The Great auk or garefowl was a flightless seabird and has been extinct since 1844. Similar in appearance to smaller relatives in the Alcidae family, they were excellent swimmers and could evade capture by people hunting them in boats. Utterly defenseless, they were killed for food and bait by hunters, especially during the early 1800s. Huge numbers of them were caught, and the last known individuals were killed at Eldey Island, Iceland in June 1844. About 80 specimens and about the same number of their eggs have been preserved in museums. Razor-billed auks or razorbills are their closest living relatives.
The Great auk used to live in the North Atlantic from Canada, Iceland and Greenland to Scandinavia, the British Isles, France and northern Spain. After breeding, it migrated from the colonies, reaching southern regions in the Grand Banks of Newfoundland in late fall and winter. Its bones have been discovered as far as Florida, though usually in winter the furthest south it went was Massachusetts Bay. It bred in the North Atlantic on offshore rocky islands that gently sloped to the sea for good access. It foraged in cold waters in the open ocean.
It is thought that Great auks mostly spent their time at sea. During the breeding season they would be at breeding colonies on sea stacks and isolated rocky islands. Being social birds, they foraged in small groups. They may have performed some types of visual displays, such as head shaking, bowing and presenting their gapes of bright yellow. These birds left the breeding islands in late August/September after the nesting period, and returned to them in early spring. Great auks were flightless, but were very good swimmers and divers. On land they were clumsy when walking in an upright posture, due to their legs being placed so far back on their body. Great auks made low croaks and hoarse screams, their voice generally being louder and deeper than the razorbill’s. In addition, they used visual displays for communication.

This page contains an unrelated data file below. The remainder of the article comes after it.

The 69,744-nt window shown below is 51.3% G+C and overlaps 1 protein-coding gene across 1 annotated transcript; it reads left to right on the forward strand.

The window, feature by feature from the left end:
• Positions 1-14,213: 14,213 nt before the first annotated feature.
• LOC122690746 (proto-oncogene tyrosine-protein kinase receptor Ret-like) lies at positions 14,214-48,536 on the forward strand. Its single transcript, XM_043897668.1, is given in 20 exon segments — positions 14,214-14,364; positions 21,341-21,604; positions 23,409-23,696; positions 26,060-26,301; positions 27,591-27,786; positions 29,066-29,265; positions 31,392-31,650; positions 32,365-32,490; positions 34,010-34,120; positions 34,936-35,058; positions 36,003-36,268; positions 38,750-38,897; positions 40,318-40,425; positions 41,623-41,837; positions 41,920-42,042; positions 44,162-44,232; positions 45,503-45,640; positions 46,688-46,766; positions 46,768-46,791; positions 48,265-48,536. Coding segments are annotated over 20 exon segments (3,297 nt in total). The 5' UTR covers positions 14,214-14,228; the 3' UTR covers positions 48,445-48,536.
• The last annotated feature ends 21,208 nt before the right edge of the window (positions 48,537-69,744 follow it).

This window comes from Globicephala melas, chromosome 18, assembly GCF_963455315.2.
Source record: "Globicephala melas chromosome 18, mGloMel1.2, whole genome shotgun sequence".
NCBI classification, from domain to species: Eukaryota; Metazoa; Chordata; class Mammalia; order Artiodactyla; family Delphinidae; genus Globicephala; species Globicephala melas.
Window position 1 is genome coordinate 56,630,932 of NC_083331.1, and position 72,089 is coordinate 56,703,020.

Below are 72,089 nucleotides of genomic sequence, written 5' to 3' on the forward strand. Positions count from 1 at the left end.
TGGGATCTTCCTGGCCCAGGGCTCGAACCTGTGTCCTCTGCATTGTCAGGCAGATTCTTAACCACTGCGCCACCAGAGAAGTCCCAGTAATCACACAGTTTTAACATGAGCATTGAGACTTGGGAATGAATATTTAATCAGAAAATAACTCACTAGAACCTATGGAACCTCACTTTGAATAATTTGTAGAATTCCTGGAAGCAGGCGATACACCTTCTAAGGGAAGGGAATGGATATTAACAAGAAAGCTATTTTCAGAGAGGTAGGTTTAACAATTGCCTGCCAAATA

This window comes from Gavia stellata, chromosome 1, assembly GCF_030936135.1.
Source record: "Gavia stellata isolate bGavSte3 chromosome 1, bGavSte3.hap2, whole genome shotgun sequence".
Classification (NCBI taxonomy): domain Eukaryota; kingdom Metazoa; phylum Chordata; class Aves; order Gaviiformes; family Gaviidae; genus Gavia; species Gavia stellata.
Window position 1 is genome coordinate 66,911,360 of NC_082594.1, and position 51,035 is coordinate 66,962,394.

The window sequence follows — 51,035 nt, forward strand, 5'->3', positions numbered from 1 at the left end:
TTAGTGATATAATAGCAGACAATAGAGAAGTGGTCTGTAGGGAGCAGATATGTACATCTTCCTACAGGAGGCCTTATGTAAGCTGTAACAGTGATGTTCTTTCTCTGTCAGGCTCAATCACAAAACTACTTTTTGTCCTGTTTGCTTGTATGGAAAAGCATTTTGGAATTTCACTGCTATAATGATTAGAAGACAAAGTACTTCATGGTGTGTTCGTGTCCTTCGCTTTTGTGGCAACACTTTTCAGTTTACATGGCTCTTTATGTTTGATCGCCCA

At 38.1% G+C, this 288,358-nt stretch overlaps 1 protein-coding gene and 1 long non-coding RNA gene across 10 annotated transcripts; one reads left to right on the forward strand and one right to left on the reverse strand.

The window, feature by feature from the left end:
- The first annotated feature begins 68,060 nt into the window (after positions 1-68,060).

Great auks were highly specialized piscivores, usually eating fish that were 140/190 mm long, and favoring a high fat content. The young may have eaten smaller fish or zooplankton.
Great auks were monogamous, usually forming long-term pair bonds. Visual displays of head shaking and bowing during courtship were thought to show off the black-and-white pattern on their heads and their bright yellow gape. Their breeding season was from May to June or August. They bred in colonies on remote rocky islands, tightly packed with pairs close together. A single elongated egg was laid directly on bare ground. Both parents incubated the egg for 39-44 days, taking turns. Chicks hatched in June and later. The gray downy chick was fed by both its parents, leaving the nest site at just 2-3 weeks of age, to reach the sea in the middle of July, still dependent on its parents for food. This species reached maturity when it was 4-7 years old.
The Great auk is classified as Extinct (EX) on the IUCN Red List. Excessive hunting by humans was the main reason for its extinction, although it is possible that range and population were declining as a result of weather conditions and environment changes, with a reduction in the availability of food and suitable islands for nesting. Once their population was reduced by hunting to a dangerously low level, these birds were sought by collectors, including museums, and this final demand drove them into extinction.